Last night Reuters breathlessly reported that two self-driving cars – one from Delphi and another from Google – had a “close call” in which an autonomous Lexus from Google “cut off” an Audi from Delphi. Except they really didn’t. They reacted exactly like two responsible human drivers would, which is what they’re…
Google’s new fleet of self-driving bubble-mobiles are finally taking to the roads around the company’s headquarters in Mountain View, and Google is giving artists a chance to turn them into rolling works of art.
After last month’s collective media freak-out about Google’s self-driving vehicles being involved in – but not responsible for – 11 crashes since the program launched, Google is now issuing monthly reports about the progress of the project. Oh, and they’ve been involved in two more crashes in just the last week…
It’s an all-too-common scenario. You’re driving and get a text from a friend. They say you should meet at [insert bar/restaurant/S&M club here]. If you’re a responsible adult you pull over, open the maps app, search for the location, tap it, select navigate, and then get back on the road. But what if all that could be…
A year after Android Auto was announced with 30 automakers committed to bring it to market, Hyundai has become the first automaker to integrate Google’s smartphone-connected infotainment takeover into its cars. Well, car. Singular.
Last year, Android Auto was unleashed at Google’s big developer’s conference, but that was just a taste of its dashboard ambitions. At next week’s Google I/O, all signs point to the company giving us a glimpse into a new infotainment system designed from the ground-up to be powered by Android.
Google has built 25 of its techno-koala self-driving prototypes and they’re set to run around the company’s hometown this summer. And after this week’s spate of overhyped news about autonomous car crashes, Google is launching a website to increase transparency on how the project is coming along. That’s good.
Over the past six years, Google claims that its self-driving cars have been involved in 11 “minor” accidents with light damage and no injuries. More importantly, it says its autonomous vehicles were never the cause of the crash. And it only took one report from the Associated Press for Google to finally release the…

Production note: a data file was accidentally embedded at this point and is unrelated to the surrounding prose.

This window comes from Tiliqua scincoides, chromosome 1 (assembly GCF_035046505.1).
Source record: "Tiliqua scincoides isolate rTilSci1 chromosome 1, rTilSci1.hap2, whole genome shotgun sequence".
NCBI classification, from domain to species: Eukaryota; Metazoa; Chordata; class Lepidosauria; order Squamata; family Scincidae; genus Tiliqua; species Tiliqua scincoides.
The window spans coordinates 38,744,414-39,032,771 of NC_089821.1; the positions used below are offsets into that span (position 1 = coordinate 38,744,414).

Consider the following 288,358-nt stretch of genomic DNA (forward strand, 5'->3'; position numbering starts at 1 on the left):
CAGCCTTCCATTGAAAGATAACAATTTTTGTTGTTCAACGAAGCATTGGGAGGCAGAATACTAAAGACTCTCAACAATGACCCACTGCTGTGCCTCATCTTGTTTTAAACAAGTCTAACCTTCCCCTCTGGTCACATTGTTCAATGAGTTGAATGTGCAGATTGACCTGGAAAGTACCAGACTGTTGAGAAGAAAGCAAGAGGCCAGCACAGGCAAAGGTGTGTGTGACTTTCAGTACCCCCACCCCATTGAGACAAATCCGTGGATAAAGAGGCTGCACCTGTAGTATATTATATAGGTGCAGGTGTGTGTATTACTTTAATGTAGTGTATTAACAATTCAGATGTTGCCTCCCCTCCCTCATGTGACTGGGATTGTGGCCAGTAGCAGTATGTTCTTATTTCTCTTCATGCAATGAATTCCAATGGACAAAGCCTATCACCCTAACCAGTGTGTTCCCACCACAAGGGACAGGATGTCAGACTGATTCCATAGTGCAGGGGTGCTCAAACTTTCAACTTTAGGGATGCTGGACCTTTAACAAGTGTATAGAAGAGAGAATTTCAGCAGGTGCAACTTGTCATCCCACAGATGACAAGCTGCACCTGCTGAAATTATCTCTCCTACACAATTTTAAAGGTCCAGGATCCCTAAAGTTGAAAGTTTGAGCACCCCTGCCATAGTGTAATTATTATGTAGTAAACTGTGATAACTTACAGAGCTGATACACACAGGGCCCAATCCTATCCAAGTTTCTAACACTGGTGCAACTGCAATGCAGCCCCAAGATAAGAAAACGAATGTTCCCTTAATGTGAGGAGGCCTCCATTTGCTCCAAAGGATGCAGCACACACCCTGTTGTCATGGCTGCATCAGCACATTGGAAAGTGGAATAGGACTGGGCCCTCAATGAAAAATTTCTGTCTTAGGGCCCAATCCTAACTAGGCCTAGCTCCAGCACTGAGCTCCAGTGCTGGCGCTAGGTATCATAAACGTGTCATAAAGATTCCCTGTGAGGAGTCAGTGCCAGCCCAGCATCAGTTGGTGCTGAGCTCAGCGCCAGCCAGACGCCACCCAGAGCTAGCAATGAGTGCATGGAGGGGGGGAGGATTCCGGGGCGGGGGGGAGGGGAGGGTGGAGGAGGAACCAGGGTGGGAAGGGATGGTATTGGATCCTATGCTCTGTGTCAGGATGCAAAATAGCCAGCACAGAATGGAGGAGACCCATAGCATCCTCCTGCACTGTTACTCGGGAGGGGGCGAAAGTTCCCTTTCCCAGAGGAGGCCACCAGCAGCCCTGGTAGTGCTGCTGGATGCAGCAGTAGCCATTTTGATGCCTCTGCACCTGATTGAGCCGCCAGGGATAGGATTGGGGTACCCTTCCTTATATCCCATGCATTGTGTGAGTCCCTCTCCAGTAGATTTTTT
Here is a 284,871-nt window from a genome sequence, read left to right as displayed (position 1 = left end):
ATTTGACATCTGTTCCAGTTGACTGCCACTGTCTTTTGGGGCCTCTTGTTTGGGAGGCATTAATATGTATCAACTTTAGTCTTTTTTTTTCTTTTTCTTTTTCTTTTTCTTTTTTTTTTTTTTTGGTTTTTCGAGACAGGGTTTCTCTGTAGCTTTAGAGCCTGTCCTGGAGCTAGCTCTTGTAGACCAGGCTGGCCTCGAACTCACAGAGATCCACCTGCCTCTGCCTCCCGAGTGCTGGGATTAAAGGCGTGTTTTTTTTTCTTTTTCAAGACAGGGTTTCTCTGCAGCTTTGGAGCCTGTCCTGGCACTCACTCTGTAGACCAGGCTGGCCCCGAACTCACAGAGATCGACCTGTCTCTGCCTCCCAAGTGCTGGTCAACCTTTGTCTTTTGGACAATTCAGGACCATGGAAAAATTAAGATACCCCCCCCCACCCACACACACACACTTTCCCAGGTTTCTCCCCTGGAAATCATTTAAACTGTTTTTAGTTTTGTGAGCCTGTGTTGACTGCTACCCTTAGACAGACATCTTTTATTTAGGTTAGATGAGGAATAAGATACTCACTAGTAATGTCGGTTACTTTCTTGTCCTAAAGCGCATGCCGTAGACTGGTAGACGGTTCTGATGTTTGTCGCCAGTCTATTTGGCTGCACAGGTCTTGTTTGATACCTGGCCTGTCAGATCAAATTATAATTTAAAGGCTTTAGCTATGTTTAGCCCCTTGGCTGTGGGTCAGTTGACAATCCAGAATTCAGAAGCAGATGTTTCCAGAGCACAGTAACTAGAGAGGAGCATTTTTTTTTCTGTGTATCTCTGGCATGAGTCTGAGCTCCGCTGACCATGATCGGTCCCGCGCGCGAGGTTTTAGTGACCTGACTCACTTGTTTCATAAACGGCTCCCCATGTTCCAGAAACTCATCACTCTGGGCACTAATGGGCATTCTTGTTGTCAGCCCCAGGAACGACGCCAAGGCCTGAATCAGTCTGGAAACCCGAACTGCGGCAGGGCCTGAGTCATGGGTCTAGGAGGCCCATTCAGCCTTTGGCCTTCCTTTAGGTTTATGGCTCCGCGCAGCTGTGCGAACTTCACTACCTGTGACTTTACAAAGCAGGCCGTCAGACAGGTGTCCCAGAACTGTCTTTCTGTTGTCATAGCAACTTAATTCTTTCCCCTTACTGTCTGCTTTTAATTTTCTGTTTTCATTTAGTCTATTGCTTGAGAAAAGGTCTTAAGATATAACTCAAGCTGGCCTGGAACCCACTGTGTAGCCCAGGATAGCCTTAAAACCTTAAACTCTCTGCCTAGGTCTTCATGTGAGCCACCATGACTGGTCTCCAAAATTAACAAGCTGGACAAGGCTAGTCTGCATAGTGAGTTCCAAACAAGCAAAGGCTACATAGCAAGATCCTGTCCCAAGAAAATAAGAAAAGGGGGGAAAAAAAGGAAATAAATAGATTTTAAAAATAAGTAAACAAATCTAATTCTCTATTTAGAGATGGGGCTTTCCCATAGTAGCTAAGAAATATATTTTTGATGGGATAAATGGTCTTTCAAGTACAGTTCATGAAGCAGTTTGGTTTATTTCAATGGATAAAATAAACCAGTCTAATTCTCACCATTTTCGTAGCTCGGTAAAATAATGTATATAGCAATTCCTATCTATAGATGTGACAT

Google is out with 70 new “partners” that integrate with Google Now, the contextual, timely Android app that keeps you informed about everything from weather to commute times to what’s good to eat at the food court. But some of the most interesting integrations are auto-related. Here’s the best we’ve found.
In early 2013 Tesla was in dire straits. The automaker was struggling to take orders, produce, and deliver the first batch of Model S sedans, and those that did roll out of the factory were of dubious build quality at best. Tesla was on the verge of implosion, so Elon Musk called up his friend Larry Page at Google.
When Google announced its new artificial intelligence system could play, learn, and beat some old-school Atari games, my first reaction was, "Cool. Call me when it can play Spy Hunter." Actually, what about Gran Turismo? Because that's obviously part of the plan.
The California DMV is in charge of overseeing autonomous car testing in the state. Part of that includes ensuring the people operating the fleet of robo-cars are properly trained, but because the DMV is incapable of getting its shit together, that means some companies only require a couple hours of training before…
Apple probably isn't getting into the car business. At least not in the way we know it today. It's getting into the mobility business, where you dial up a ride on your smartphone, Uber-style, get to where you're going and move on with your life. No monthly payments, no insurance, no maintenance and repairs. That's…
Well, this is interestingly timed. Hot on the heels of a report claiming Uber is beginning to work on self-driving technology, Google is supposedly in the process of developing its own ridesharing service.
Governments aren't particularly adept at grasping new technology, and Google made that point crystal clear at a meeting this week in California where the safety and regulation of self-driving cars were debated.
Self-driving cars have to be easy if they're going to catch on. Yes, they have to be safe, but they also need to be approachable. Tony Fadell – the creator of the Nest thermostat and one of the guys behind the iPod and iPhone – might be the man to make that happen.
When Google announced its purpose-built, self-driving car program in May, the prototype it used for demos was a very rough, early build. After testing all of the different systems in a variety of prototypes, Google has built its first complete robo-pod that's ready to take to the streets.
Google is already making a play for the dashboard with Android Auto, but the next version of its mobile operating system is being designed to cut out the phone entirely so it can find a permanent home in cars.
Google's self-driving cars are required to have a brake, accelerator, and steering wheel to test in California. But the Big G has found a loophole, and it's making unwitting test subjects out of NASA employees at the Ames Research Center outside of Mountain View, CA.
We've moved beyond the geewhizOMG phase of autonomous cars and into the dirty, nasty, contentious world of legislation and regulation. The California DMV has issued its rules that Google (and others) have to abide by, and with that fight over, now we know what the crew from Mountain View wanted to hide.